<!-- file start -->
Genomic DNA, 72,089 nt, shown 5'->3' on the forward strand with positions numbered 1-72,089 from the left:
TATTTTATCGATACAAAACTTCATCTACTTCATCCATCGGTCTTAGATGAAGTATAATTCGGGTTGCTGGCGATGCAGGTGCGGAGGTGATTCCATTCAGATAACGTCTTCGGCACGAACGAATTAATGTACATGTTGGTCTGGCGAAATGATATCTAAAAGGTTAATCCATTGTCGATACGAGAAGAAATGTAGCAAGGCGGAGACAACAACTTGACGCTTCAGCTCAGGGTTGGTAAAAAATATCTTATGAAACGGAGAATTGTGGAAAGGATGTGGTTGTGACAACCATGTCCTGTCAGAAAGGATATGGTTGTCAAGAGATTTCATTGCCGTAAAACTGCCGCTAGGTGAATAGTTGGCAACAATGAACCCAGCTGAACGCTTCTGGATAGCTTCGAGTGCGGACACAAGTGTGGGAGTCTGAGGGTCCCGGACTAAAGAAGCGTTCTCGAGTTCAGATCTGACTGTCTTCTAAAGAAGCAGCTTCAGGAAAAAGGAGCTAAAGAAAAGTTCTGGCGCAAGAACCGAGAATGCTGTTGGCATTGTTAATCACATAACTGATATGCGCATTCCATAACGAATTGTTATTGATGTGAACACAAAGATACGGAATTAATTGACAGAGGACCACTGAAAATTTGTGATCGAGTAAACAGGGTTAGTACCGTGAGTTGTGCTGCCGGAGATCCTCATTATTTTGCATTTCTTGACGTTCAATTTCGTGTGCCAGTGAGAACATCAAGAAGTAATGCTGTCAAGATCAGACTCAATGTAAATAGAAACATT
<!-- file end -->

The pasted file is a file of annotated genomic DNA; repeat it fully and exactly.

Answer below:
Genomic DNA, 72,089 nt, shown 5'->3' on the forward strand with positions numbered 1-72,089 from the left:
TATTTTATCGATACAAAACTTCATCTACTTCATCCATCGGTCTTAGATGAAGTATAATTCGGGTTGCTGGCGATGCAGGTGCGGAGGTGATTCCATTCAGATAACGTCTTCGGCACGAACGAATTAATGTACATGTTGGTCTGGCGAAATGATATCTAAAAGGTTAATCCATTGTCGATACGAGAAGAAATGTAGCAAGGCGGAGACAACAACTTGACGCTTCAGCTCAGGGTTGGTAAAAAATATCTTATGAAACGGAGAATTGTGGAAAGGATGTGGTTGTGACAACCATGTCCTGTCAGAAAGGATATGGTTGTCAAGAGATTTCATTGCCGTAAAACTGCCGCTAGGTGAATAGTTGGCAACAATGAACCCAGCTGAACGCTTCTGGATAGCTTCGAGTGCGGACACAAGTGTGGGAGTCTGAGGGTCCCGGACTAAAGAAGCGTTCTCGAGTTCAGATCTGACTGTCTTCTAAAGAAGCAGCTTCAGGAAAAAGGAGCTAAAGAAAAGTTCTGGCGCAAGAACCGAGAATGCTGTTGGCATTGTTAATCACATAACTGATATGCGCATTCCATAACGAATTGTTATTGATGTGAACACAAAGATACGGAATTAATTGACAGAGGACCACTGAAAATTTGTGATCGAGTAAACAGGGTTAGTACCGTGAGTTGTGCTGCCGGAGATCCTCATTATTTTGCATTTCTTGACGTTCAATTTCGTGTGCCAGTGAGAACATCAAGAAGTAATGCTGTCAAGATCAGACTCAATGTAAATAGAAACATT